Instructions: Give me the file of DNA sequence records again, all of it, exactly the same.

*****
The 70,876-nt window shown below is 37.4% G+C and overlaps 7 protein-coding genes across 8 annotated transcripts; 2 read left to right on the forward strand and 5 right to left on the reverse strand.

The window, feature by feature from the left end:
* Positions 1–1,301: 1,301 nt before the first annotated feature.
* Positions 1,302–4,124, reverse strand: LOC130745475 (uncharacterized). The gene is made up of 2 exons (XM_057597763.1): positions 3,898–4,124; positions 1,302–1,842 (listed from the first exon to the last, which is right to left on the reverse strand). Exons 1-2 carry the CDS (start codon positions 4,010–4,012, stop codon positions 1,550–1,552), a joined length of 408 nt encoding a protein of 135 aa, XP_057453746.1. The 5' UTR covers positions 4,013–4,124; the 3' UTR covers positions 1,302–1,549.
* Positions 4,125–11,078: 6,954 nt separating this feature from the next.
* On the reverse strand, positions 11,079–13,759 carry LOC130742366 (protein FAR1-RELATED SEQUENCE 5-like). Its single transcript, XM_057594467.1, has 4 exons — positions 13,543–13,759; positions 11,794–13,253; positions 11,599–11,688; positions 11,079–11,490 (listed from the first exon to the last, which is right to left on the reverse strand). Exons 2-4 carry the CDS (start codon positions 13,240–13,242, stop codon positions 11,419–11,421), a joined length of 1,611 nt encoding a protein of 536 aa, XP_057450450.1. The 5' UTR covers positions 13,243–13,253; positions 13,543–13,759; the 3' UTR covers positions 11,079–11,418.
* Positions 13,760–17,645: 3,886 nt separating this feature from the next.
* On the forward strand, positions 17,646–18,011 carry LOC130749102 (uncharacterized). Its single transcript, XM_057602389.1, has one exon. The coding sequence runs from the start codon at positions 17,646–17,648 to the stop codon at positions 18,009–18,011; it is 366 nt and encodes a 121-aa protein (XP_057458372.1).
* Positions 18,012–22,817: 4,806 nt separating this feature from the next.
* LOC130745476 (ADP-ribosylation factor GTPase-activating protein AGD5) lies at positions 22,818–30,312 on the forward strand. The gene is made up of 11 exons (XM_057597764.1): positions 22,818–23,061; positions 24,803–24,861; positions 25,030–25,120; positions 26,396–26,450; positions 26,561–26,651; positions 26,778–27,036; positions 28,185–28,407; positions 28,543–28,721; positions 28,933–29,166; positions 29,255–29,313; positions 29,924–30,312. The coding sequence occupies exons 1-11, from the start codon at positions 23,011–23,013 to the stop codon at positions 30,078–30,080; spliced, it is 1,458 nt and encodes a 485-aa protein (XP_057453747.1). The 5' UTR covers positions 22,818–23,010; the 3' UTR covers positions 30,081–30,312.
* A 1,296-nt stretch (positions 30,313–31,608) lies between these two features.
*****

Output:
The 70,876-nt window shown below is 37.4% G+C and overlaps 7 protein-coding genes across 8 annotated transcripts; 2 read left to right on the forward strand and 5 right to left on the reverse strand.

The window, feature by feature from the left end:
* Positions 1–1,301: 1,301 nt before the first annotated feature.
* Positions 1,302–4,124, reverse strand: LOC130745475 (uncharacterized). The gene is made up of 2 exons (XM_057597763.1): positions 3,898–4,124; positions 1,302–1,842 (listed from the first exon to the last, which is right to left on the reverse strand). Exons 1-2 carry the CDS (start codon positions 4,010–4,012, stop codon positions 1,550–1,552), a joined length of 408 nt encoding a protein of 135 aa, XP_057453746.1. The 5' UTR covers positions 4,013–4,124; the 3' UTR covers positions 1,302–1,549.
* Positions 4,125–11,078: 6,954 nt separating this feature from the next.
* On the reverse strand, positions 11,079–13,759 carry LOC130742366 (protein FAR1-RELATED SEQUENCE 5-like). Its single transcript, XM_057594467.1, has 4 exons — positions 13,543–13,759; positions 11,794–13,253; positions 11,599–11,688; positions 11,079–11,490 (listed from the first exon to the last, which is right to left on the reverse strand). Exons 2-4 carry the CDS (start codon positions 13,240–13,242, stop codon positions 11,419–11,421), a joined length of 1,611 nt encoding a protein of 536 aa, XP_057450450.1. The 5' UTR covers positions 13,243–13,253; positions 13,543–13,759; the 3' UTR covers positions 11,079–11,418.
* Positions 13,760–17,645: 3,886 nt separating this feature from the next.
* On the forward strand, positions 17,646–18,011 carry LOC130749102 (uncharacterized). Its single transcript, XM_057602389.1, has one exon. The coding sequence runs from the start codon at positions 17,646–17,648 to the stop codon at positions 18,009–18,011; it is 366 nt and encodes a 121-aa protein (XP_057458372.1).
* Positions 18,012–22,817: 4,806 nt separating this feature from the next.
* LOC130745476 (ADP-ribosylation factor GTPase-activating protein AGD5) lies at positions 22,818–30,312 on the forward strand. The gene is made up of 11 exons (XM_057597764.1): positions 22,818–23,061; positions 24,803–24,861; positions 25,030–25,120; positions 26,396–26,450; positions 26,561–26,651; positions 26,778–27,036; positions 28,185–28,407; positions 28,543–28,721; positions 28,933–29,166; positions 29,255–29,313; positions 29,924–30,312. The coding sequence occupies exons 1-11, from the start codon at positions 23,011–23,013 to the stop codon at positions 30,078–30,080; spliced, it is 1,458 nt and encodes a 485-aa protein (XP_057453747.1). The 5' UTR covers positions 22,818–23,010; the 3' UTR covers positions 30,081–30,312.
* A 1,296-nt stretch (positions 30,313–31,608) lies between these two features.